Long a megastar composer within India’s Bollywood film industry, A.R. Rahman has cemented his claim as a major Hollywood force, leading the Academy Award music category nominees, announced on Tuesday.
Rahman’s music for the Danny Boyle film “127 Hours” was nominated in both the Best Score and Best Original Song categories.
Going up against Rahman for Best Score is Hans Zimmer, for “Inception;” Alexandre Desplat, for “The King's Speech;” John Powell, for “How to Train Your Dragon;” and Trent Reznor and Atticus Ross for “The Social Network.” Reznor and Ross recently took home the Golden Globe for their score to the Facebook drama.
The score category illustrates some of the diversity within Hollywood’s music quarters, both in the aesthetic and the stature of the nominees.
Rahman previously won two Oscars for his music for Slumdog Millionaire. With “127 Hours,” he may have faced the toughest challenge from a scoring standpoint. Not only did he have to set the tone of a film in which the camera is largely static, focused on just one character, but he also had to tackle a cringe-inducing story about a trapped hiker who cuts off his own arm. At least one critic pointed out that Rahman could have made that scenario much worse, but his accompaniment was largely restrained.
Alexandre Desplat, a 49-year-old Frenchman, has built a growing international reputation through scores for “The Curious Case of Benjamin Button,” “The Girl With the Pearl Earring,” “Syriana,” and “The Painted Veil,” for which he won a Golden Globe in 2007. “The King’s Speech” features a jaunty and genteel, piano-driven score, which shares the soundtrack with pieces by Beethoven and Mozart.
By contrast, Trent Reznor is a newcomer to Hollywood, having scored his first movie for "The Social Network." Together with composer Atticus Ross, he crafted an atmospheric piano-draped electronic score, much in the same vein as his work with the industrial rock band Nine Inch Nails. One of the pivotal scenes includes an adaptation of Grieg’s In The Hall of the Mountain King.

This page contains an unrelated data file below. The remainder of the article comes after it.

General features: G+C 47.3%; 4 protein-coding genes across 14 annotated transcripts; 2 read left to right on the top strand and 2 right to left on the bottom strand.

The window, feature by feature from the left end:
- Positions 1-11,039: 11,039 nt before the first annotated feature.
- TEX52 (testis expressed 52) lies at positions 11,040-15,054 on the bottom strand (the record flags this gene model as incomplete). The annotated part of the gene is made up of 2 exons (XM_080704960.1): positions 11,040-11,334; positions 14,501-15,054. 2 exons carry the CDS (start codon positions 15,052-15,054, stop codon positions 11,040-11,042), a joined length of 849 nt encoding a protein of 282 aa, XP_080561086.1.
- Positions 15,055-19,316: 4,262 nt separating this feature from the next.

Hans Zimmer is the Hollywood stalwart among the five nominees, a four-time Oscar winner and two-time Golden Globe winner who has scored numerous big-budget films over the past two decades. For the surreal thriller “Inception” he crafted a darkly hypnotic and at times clangorous score that garnered some Internet buzz last year after it was discovered that he built a key musical cue around the framework of the Édith Piaf song “Non, je ne regrette rien.”
The surprise nominee in the field is British composer John Powell for his colorful accompaniment to “How to Train Your Dragon,” a Dreamworks Animation film. That score edged out Golden Globe nominee Danny Elfman, who scored the animated feature "Alice in Wonderland."
The Best Song category includes “If I Rise” from “127 Hours,” Rahman’s aforementioned collaboration with Dido and Rollo Armstrong. Joining him in the category is Randy Newman for "We Belong Together" (from the Disney animated film "Tangled"); Tom Douglas, Troy Verges and Hillary Lindsey for "Coming Home" (from "Country Strong"); and Alan Menken and Glenn Slater for "I See the Light" (performed by Mandy Moore and Zachary Levi, from "Tangled").
"The King's Speech" led all films with 12 Oscar nominations, while "True Grit" followed with 10, "The Social Network" and "True Grit" picked up eight each, and "The Fighter" earned seven.
The 83rd Annual Academy Awards will be broadcast live on ABC on Feb. 27 from the Kodak Theatre in Hollywood, Calif.